Where, then, does the model apply? Clearly not to small firms nor perhaps even to large firms controlled by owner-managers. Rather, the model applies mainly to large firms in which management enjoys considerable autonomy, especially in technologically progressive industries with steep learning curves. Here, the model predicts, is where Japan will be most competitive on world markets.

The implications are not very good for the United States and Europe. If major Japanese companies are willing systematically to sacrifice profits for growth, they will outlast their Western rivals in head-to-head competition -- as has happened in semiconductors. If the ultimate "structural impediment" is not overt trade barriers but the differing goals of the two groups of firms, then market-opening initiatives can only delay the inevitable triumph of the Japanese. If normal Japanese business practices are perceived as unfair competition in the West, then trade negotiations are doomed to failure. After all, what right do Americans have to demand that Japan change its eminently successful ways?

There is, however, one possibly cheerful resolution. If the Japanese practices that I have characterized as size-maximization really amount to a more sophisticated way to maximize profits, then Western firms may be expected to catch on. That is one reason why more Western understanding of the Japanese system is so important.


(1)Clyde V. Prestowitz, Jr., Trading Places, (New York: Basic Books), 1989, p. 311. (2)James C. Abegglen and George Stalk, Jr., Kaisha: The Japanese Corporation (New York: Basic Books), 1985, p. 6. (3)I interpret return on investment and stock market value as more or less the same thing, and both as connoting profit-maximizing behavior. (4)Cited in Abegglen and Stalk, op. cit., p. 177. (5)Ibid., p. 311. (6)I subsequently verified this directly with Morita. (7)Ryutaro Komiya, "Japanese Firms, Chinese Firms: Problems for Economic Reform in China, I, Journal of the Japanese and International Economies, March 1987, pp. 31-61. (8)Masahiko Aoki, Information, Incentives, and Bargaining in the Japanese Economy (Cambridge, U.K.: Cambridge University Press), 1988, p. 165. (9)Douglas Moore Kenrick, The Success of Competitive-Communism in Japan (London: Macmillan), 1988, p. 8. In fairness, it should be mentioned that, somewhat contradictorily, Kenrick emphasizes the Japanese firm's drive for profits. (10)William J. Baumol, Business Behavior, Value and Growth, (New York: Macmillan), 1959. (11)Michael Lewis, Pacific Rift, (Whittle Direct Books, 1991), pp. 67, 75. The quotation comes from a real estate specialist. (12)For a recent survey, see James Poterba, "Comparing the Cost of Capital in the United States and Japan: A Survey of Methods," Federal Reserve Bank of New York Quarterly Review, Vol. 15, No. 3-4, Winter 1991, pp. 20-32. (13)Alan S. Blinder (ed.), Paying for Productivity: A Look at the Evidence (Washington, D.C.: Brookings), 1990. (14)H. Shimada, "Japanese Management of Auto Production in the United States: An Overview of |Humanwear Technology'," in K. Yamamura (ed.), Japanese Investment in the United States: Should We Be Concerned?, Society for Japanese Studies, 1989, p. 193.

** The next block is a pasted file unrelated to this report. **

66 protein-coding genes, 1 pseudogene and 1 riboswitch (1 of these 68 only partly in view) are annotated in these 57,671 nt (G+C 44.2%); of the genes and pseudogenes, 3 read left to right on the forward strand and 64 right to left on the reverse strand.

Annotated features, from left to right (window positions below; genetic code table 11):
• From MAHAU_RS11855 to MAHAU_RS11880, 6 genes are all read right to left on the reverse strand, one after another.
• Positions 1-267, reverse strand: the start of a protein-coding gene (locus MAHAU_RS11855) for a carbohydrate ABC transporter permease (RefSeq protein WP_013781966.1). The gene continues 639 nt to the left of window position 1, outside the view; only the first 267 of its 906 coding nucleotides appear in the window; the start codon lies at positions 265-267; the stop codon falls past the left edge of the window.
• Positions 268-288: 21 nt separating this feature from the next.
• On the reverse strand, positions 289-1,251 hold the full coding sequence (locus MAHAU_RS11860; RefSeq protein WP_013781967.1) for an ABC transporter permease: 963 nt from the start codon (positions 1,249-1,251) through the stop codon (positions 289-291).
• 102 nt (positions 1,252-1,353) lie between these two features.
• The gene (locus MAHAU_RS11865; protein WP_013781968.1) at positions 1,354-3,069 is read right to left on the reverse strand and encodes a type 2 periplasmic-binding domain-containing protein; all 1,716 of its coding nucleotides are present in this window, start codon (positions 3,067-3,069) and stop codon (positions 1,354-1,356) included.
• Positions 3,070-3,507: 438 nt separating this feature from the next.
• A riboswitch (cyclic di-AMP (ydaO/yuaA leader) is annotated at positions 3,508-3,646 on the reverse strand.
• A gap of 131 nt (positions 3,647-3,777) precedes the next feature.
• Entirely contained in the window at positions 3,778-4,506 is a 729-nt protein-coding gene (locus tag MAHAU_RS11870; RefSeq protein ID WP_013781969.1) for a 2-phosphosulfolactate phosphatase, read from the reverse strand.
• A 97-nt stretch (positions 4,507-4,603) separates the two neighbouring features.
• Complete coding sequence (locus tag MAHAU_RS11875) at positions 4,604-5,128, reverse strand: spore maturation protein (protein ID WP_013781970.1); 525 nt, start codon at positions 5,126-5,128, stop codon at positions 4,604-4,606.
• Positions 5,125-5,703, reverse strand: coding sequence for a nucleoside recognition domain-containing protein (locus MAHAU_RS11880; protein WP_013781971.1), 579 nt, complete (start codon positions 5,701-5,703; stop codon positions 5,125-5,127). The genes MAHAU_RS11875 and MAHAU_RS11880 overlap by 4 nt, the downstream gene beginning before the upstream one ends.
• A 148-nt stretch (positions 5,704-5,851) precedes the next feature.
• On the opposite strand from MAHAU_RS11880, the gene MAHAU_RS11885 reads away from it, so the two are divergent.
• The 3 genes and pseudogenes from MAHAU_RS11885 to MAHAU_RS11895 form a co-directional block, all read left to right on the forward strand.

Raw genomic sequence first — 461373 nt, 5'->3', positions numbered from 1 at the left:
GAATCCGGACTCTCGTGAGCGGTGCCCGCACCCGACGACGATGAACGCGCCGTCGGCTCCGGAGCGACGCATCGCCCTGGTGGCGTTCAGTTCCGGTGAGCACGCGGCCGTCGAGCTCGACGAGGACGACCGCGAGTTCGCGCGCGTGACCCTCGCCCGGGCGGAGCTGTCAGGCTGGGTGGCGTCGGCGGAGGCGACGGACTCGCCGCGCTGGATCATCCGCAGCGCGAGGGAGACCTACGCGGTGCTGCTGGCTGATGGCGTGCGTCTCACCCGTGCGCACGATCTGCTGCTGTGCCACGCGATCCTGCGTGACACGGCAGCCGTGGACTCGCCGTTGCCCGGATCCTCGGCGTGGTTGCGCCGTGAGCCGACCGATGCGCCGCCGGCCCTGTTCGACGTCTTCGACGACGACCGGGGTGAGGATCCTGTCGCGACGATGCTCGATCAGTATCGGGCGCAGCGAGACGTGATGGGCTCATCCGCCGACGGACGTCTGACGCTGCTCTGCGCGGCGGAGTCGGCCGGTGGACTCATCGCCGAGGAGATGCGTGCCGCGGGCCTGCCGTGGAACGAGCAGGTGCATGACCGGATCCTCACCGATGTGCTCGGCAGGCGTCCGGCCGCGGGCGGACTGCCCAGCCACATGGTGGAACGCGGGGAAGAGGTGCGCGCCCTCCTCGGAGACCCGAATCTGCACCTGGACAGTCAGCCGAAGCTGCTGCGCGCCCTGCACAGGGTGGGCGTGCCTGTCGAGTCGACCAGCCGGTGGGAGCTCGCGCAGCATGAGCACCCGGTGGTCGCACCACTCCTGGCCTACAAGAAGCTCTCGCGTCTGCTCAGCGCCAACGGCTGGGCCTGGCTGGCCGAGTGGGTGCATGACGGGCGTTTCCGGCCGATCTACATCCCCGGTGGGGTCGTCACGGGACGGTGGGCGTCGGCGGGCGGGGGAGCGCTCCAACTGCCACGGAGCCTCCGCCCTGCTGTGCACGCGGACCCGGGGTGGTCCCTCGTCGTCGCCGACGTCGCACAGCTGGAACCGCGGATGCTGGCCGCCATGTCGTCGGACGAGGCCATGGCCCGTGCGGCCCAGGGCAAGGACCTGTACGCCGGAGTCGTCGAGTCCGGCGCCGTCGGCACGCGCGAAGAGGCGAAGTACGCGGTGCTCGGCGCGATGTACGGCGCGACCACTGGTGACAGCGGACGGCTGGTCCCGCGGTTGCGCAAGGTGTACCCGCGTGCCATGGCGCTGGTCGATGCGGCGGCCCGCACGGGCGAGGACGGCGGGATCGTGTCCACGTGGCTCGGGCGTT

Alan S. Blinder is Rentschler Professor of Economics, Princeton University, Princeton, NJ.
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Author:Blinder, Alan S.
Publication:Business Economics
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Date:Jan 1, 1992